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Scottie Scheffler owns 2-stroke lead at Charles Schwab

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May 28, 2022; Fort Worth, Texas, USA; Scottie Scheffler smiles on the green after making a birdie on the 18th hole during the third round of the Charles Schwab Challenge golf tournament. Mandatory Credit: Raymond Carlin III-USA TODAY Sports
Credit: Raymond Carlin III-USA TODAY Sports

Scottie Scheffler continues to sit atop the leaderboard of the Charles Schwab Challenge, only this time he’s by himself.

The co-leader after 18 and 36 holes, Scheffler shot a 2-under-par 68 in Saturday’s third round to take a two-shot lead into Sunday’s final round on a windy day in Fort Worth, Texas. Scheffler was one of eight leaders on Thursday and shared the lead with two others after 36.

Scheffler sits at 11-under 199, two strokes ahead of Scott Stallings (70) and Brendon Todd, who fired a third-round best 65.

Harold Varner III fired a 68 to sit solo in fourth at 8 under, three shots back. Four players are tied for fifth at 7 under, four shots back.

Scheffler had a quiet round going out before carding three birdies and a bogey on the back nine. He nailed a 30-foot birdie putt on the 18th to cap his round at Colonial Country Club.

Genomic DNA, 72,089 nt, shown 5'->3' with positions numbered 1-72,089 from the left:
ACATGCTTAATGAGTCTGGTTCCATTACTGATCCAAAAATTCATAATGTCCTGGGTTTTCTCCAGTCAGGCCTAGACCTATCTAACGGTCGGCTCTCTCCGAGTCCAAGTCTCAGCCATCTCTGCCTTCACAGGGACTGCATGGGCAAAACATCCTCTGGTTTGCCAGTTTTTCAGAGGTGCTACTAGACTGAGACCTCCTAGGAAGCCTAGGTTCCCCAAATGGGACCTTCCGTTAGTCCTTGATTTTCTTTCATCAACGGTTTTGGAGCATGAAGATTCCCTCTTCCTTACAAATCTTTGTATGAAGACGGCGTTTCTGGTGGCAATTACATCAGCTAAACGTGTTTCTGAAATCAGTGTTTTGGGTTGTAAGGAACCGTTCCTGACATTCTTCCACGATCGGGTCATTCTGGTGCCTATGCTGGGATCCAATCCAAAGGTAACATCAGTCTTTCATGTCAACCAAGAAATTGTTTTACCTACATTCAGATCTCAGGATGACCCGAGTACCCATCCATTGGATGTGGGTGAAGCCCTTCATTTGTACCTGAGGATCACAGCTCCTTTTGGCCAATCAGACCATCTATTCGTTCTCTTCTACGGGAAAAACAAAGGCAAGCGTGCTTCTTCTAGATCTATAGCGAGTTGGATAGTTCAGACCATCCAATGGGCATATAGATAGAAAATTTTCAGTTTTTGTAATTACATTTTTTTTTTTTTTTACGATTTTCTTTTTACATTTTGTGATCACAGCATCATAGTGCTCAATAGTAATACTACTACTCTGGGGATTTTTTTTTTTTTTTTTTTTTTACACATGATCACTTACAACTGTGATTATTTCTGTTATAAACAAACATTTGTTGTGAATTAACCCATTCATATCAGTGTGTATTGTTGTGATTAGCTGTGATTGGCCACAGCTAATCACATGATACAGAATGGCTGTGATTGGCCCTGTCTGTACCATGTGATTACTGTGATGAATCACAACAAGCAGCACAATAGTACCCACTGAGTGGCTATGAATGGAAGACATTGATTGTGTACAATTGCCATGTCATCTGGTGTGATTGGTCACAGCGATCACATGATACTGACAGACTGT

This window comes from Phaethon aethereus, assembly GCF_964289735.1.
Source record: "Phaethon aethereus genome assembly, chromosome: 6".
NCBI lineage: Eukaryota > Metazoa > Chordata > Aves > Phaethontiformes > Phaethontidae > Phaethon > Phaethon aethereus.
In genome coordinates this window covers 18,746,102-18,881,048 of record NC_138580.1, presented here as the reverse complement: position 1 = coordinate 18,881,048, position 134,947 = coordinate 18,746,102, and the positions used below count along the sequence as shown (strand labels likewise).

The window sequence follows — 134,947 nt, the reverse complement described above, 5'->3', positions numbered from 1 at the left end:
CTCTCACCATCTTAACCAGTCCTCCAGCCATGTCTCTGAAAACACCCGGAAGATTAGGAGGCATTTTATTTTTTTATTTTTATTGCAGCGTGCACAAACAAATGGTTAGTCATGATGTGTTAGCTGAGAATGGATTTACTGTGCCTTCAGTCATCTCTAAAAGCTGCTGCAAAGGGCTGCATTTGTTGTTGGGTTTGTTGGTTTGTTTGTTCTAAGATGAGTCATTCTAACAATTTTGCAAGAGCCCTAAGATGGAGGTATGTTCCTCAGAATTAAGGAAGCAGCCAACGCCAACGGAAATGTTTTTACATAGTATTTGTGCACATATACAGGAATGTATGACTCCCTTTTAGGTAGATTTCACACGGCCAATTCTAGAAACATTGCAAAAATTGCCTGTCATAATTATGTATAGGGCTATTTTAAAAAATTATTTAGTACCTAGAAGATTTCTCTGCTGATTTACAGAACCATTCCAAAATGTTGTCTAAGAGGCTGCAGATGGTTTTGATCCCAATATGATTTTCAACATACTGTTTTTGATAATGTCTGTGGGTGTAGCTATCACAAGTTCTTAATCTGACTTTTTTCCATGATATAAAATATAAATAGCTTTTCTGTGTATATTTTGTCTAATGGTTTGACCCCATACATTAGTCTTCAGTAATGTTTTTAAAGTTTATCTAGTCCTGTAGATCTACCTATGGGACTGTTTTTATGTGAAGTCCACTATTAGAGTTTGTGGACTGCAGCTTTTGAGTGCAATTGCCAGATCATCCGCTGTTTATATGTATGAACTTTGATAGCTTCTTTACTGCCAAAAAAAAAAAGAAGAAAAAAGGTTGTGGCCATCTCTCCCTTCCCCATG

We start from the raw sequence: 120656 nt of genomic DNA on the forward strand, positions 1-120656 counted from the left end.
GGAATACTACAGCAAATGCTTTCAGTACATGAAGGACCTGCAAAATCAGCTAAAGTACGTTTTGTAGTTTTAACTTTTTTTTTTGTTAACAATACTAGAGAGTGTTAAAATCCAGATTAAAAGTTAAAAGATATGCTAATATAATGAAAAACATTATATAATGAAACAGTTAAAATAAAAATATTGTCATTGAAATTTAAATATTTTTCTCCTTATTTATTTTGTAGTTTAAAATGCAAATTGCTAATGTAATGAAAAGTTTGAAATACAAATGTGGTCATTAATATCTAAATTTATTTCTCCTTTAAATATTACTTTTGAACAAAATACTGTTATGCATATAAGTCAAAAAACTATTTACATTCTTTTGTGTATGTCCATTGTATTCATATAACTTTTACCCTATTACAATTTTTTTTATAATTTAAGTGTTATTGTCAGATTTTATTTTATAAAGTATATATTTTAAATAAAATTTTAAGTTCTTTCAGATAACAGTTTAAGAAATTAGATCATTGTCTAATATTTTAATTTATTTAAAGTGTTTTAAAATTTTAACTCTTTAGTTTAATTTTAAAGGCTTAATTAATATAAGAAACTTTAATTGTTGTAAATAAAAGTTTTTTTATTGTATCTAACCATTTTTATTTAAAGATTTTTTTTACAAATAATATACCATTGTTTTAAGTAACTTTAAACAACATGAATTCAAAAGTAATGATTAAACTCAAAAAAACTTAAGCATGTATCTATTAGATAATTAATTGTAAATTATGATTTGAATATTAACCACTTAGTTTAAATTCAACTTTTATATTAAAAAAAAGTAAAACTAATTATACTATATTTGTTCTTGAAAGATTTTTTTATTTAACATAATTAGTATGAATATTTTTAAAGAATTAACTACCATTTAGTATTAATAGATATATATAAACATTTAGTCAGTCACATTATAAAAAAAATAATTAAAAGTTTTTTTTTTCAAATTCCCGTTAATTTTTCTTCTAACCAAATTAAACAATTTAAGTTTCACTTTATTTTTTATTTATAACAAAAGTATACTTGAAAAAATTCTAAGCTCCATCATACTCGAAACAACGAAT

“I was glad it was going toward the cup,” Scheffler said of the putt. “I hit it a little bit too firm. I struggled a little bit with the speed of the greens today. It’s tough when the wind gets blowing that hard.

“It was really tough out there,” Scheffler added. “The winds were up really high. The greens were actually pretty firm, and so it was challenging. The birdies were not coming easy to anybody out there late in the day.”

Scheffler is seeking to become the third player in PGA Tour history to record his first five wins in the same season.

Todd played his way into Sunday’s final pairing with an eagle on No. 1 and three birdies. He played bogey-free golf.

Stallings carded three bogeys in four holes making the turn but recovered for three birdies on the back nine, including No. 18.

“I felt like the shots are fine because you can know that the ball — the ball is in the air, so you can understand that (the wind) will touch it,” Stallings said. “But when the ball is on the green and then you start reading putts that are right to left and then the wind is in off the left, you’re trying to find that like common ground as far as if it’s going to touch it or not.

“Everyone had to deal with it, and I didn’t do a very good job early, but it was nice to see a few go in late, closer to where I wanted to be going into tomorrow.”

–Field Level Media